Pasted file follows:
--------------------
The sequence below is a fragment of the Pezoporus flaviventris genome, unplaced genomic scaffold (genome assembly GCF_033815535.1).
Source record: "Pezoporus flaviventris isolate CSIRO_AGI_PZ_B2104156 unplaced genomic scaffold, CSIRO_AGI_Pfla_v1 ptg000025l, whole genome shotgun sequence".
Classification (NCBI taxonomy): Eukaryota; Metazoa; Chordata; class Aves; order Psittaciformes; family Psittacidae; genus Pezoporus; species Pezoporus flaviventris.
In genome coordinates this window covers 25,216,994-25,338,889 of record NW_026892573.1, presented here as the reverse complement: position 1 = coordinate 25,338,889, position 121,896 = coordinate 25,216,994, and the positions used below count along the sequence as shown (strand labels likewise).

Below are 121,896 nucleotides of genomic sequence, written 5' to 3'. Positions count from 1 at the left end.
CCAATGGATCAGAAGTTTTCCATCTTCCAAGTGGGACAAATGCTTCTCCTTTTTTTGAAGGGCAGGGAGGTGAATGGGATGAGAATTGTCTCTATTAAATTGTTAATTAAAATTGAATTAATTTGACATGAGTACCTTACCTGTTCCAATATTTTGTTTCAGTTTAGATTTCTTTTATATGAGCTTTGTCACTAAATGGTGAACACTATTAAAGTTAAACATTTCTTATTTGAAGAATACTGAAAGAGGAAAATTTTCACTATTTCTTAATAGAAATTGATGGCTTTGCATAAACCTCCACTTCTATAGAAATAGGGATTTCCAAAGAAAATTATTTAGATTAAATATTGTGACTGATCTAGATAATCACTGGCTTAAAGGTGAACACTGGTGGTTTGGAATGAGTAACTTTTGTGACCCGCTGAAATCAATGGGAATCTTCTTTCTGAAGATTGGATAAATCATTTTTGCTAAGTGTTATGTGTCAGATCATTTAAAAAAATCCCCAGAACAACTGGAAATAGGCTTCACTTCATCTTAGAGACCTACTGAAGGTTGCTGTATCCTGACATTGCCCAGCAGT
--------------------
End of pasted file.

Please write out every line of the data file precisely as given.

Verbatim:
The sequence below is a fragment of the Pezoporus flaviventris genome, unplaced genomic scaffold (genome assembly GCF_033815535.1).
Source record: "Pezoporus flaviventris isolate CSIRO_AGI_PZ_B2104156 unplaced genomic scaffold, CSIRO_AGI_Pfla_v1 ptg000025l, whole genome shotgun sequence".
Classification (NCBI taxonomy): Eukaryota; Metazoa; Chordata; class Aves; order Psittaciformes; family Psittacidae; genus Pezoporus; species Pezoporus flaviventris.
In genome coordinates this window covers 25,216,994-25,338,889 of record NW_026892573.1, presented here as the reverse complement: position 1 = coordinate 25,338,889, position 121,896 = coordinate 25,216,994, and the positions used below count along the sequence as shown (strand labels likewise).

Below are 121,896 nucleotides of genomic sequence, written 5' to 3'. Positions count from 1 at the left end.
CCAATGGATCAGAAGTTTTCCATCTTCCAAGTGGGACAAATGCTTCTCCTTTTTTTGAAGGGCAGGGAGGTGAATGGGATGAGAATTGTCTCTATTAAATTGTTAATTAAAATTGAATTAATTTGACATGAGTACCTTACCTGTTCCAATATTTTGTTTCAGTTTAGATTTCTTTTATATGAGCTTTGTCACTAAATGGTGAACACTATTAAAGTTAAACATTTCTTATTTGAAGAATACTGAAAGAGGAAAATTTTCACTATTTCTTAATAGAAATTGATGGCTTTGCATAAACCTCCACTTCTATAGAAATAGGGATTTCCAAAGAAAATTATTTAGATTAAATATTGTGACTGATCTAGATAATCACTGGCTTAAAGGTGAACACTGGTGGTTTGGAATGAGTAACTTTTGTGACCCGCTGAAATCAATGGGAATCTTCTTTCTGAAGATTGGATAAATCATTTTTGCTAAGTGTTATGTGTCAGATCATTTAAAAAAATCCCCAGAACAACTGGAAATAGGCTTCACTTCATCTTAGAGACCTACTGAAGGTTGCTGTATCCTGACATTGCCCAGCAGT